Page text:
Could a Giant 'Game of Thrones' Ice Wall Keep Out the Undead in Real Life? A Scientific Investigation

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The towering icy wall, simply known as "the Wall," on the HBO TV series Game of Thrones is the quintessential landmark between the Night King and his White Walkers and the northern border of the Seven Kingdoms.

But is that massive, 700-foot-tall, 300-mile-long barrier physically possible in real life? Glaciologist Martin Truffer says no.

"Ice deforms under its own weight, and 700 feet is a lot of weight," Truffer, physics professor at University of Alaska Fairbanks said in a statement. "That's way more stress than the ice would be under in the Antarctic ice sheet."

The weight of Antarctica, unlike the Wall, is distributed over a much larger area. Even a cliff less than half the height of the Wall would be extreme for the glaciers that fall off into the ocean (like the iceberg that calved from Pine Island Glacier and disintegrated). Not to mention, the ice that makes up the Wall would "flow out like butter," Truffer said, with that much ice stacked on top of itself.

"The ice would flow out faster than you could put the next ice block on," Truffer added. Temperatures at least 40 degrees below zero could slow how quickly the ice flows, but it would need constant maintenance by the Night's Watch. He presumes that since there are forests around the Wall, it is likely only 10 degrees below zero.

Jim Hampshire, dressed as a character from "Game of Thrones," attends the opening day of Comic Con International in San Diego, California, July 20, 2017. Reuters

"At that temperature, the Wall would quickly slump within a few months, or maybe even a few days," Truffer told Live Science.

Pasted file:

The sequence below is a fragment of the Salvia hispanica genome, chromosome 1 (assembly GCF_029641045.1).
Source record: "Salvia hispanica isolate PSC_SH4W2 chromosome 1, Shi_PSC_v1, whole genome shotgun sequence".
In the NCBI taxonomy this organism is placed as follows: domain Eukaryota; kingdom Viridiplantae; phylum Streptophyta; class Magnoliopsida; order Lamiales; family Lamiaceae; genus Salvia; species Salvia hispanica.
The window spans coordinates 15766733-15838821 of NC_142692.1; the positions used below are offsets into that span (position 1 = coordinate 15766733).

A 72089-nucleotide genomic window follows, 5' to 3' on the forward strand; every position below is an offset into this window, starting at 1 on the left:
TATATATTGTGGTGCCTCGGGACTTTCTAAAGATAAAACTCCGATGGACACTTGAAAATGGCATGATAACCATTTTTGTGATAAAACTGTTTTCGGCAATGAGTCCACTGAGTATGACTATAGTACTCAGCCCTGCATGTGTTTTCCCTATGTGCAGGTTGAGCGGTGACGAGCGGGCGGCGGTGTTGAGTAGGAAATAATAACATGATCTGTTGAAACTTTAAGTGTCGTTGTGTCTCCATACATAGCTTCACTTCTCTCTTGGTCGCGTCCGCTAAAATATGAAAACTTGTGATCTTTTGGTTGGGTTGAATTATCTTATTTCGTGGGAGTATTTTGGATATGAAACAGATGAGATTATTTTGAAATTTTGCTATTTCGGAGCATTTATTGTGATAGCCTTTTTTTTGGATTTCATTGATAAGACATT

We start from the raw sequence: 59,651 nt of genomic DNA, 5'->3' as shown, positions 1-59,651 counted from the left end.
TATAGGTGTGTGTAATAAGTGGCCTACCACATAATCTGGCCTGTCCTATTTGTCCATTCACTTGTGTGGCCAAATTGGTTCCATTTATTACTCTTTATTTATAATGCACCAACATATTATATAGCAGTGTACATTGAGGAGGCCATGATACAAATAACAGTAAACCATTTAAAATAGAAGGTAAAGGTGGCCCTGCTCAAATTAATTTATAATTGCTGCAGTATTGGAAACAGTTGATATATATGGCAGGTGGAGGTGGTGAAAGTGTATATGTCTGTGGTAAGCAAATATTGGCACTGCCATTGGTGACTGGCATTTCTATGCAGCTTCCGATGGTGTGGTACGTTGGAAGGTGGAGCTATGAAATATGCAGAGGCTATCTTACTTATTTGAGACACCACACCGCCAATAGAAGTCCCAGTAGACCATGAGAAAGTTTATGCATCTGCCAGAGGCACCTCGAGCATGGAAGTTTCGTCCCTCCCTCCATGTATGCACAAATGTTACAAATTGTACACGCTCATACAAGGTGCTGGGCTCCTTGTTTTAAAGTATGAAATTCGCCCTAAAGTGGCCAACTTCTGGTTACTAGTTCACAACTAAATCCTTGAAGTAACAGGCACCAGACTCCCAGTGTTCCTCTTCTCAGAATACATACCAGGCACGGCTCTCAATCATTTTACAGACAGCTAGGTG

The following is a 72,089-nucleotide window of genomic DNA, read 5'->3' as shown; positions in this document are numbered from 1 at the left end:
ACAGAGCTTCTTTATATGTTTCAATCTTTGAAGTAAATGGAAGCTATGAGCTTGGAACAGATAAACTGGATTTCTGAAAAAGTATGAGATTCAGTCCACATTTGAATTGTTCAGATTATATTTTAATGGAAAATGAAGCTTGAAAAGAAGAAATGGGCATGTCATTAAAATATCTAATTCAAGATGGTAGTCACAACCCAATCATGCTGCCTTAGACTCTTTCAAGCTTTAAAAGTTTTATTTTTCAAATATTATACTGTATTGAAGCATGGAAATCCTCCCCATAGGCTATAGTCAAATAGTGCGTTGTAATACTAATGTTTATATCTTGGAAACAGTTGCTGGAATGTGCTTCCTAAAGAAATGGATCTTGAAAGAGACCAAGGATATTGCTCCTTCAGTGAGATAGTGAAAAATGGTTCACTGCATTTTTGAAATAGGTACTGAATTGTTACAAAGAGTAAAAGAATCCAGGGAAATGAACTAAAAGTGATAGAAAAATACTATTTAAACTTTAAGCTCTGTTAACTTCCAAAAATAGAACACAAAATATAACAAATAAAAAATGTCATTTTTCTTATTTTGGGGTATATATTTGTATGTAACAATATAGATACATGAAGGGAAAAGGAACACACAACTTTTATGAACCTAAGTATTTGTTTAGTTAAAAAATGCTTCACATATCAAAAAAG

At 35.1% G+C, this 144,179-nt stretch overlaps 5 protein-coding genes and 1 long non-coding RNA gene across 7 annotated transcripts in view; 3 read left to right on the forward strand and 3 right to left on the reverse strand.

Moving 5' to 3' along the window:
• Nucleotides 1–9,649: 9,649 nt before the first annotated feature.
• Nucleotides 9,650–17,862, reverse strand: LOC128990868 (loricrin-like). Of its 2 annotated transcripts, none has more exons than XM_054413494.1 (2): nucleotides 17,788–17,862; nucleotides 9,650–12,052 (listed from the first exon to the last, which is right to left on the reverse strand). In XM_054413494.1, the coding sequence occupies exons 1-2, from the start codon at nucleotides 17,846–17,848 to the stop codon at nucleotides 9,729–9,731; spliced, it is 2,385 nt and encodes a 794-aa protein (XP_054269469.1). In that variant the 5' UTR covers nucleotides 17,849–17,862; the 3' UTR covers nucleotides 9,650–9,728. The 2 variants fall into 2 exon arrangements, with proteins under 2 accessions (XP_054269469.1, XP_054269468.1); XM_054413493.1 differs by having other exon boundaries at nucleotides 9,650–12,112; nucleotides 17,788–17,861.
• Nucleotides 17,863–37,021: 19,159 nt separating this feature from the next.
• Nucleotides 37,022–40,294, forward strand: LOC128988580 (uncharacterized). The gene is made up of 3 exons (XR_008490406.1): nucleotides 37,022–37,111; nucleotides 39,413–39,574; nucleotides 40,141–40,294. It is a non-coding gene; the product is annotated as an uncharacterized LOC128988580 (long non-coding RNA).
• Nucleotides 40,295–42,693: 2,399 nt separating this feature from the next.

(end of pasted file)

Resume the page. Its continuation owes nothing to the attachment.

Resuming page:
The exercise began in 2013 when Wired asked Truffer if the fictional icy barrier were physically possible, and he explained that the wall would need to be 40 times wider in order to support a height of 700 feet. That would result in a shallower slope, which likely wouldn't keep out any invaders—particularly the Night King. He expanded upon that work in a presentation at the American Geophysical Union conference this week, alongside others during a session focused on relating science fiction to science, including the carbon footprint of superheroes to Jurassic Park dinosaurs.

Medieval defense walls surrounding the historical city of Dubrovnik, one of the most Southern tourist destinations on Croatia's Adriatic coast, are seen on June 6, 2013. Dubrovnik city walls have become a scenographic set for one of best rated US TV series 'Game Of Thrones'. Getty

The work to figure out the possibility of the "Game of Thrones" Wall was pretty simple. "I just ran through some really simple equations to determine how that wall would deform under its own weight," Truffer told Live Science. "These same equations also have more serious applications in examining the behavior of polar ice caps on Mars."

He concluded in the annual AGU presentation that "special magical powers would be necessary to maintain [the Wall's] shape, even for just a few days."

Though Truffer may understand the physics behind the Wall more than most, he has yet to watch the series, himself. So don't tell him what happens at the end of Season 7.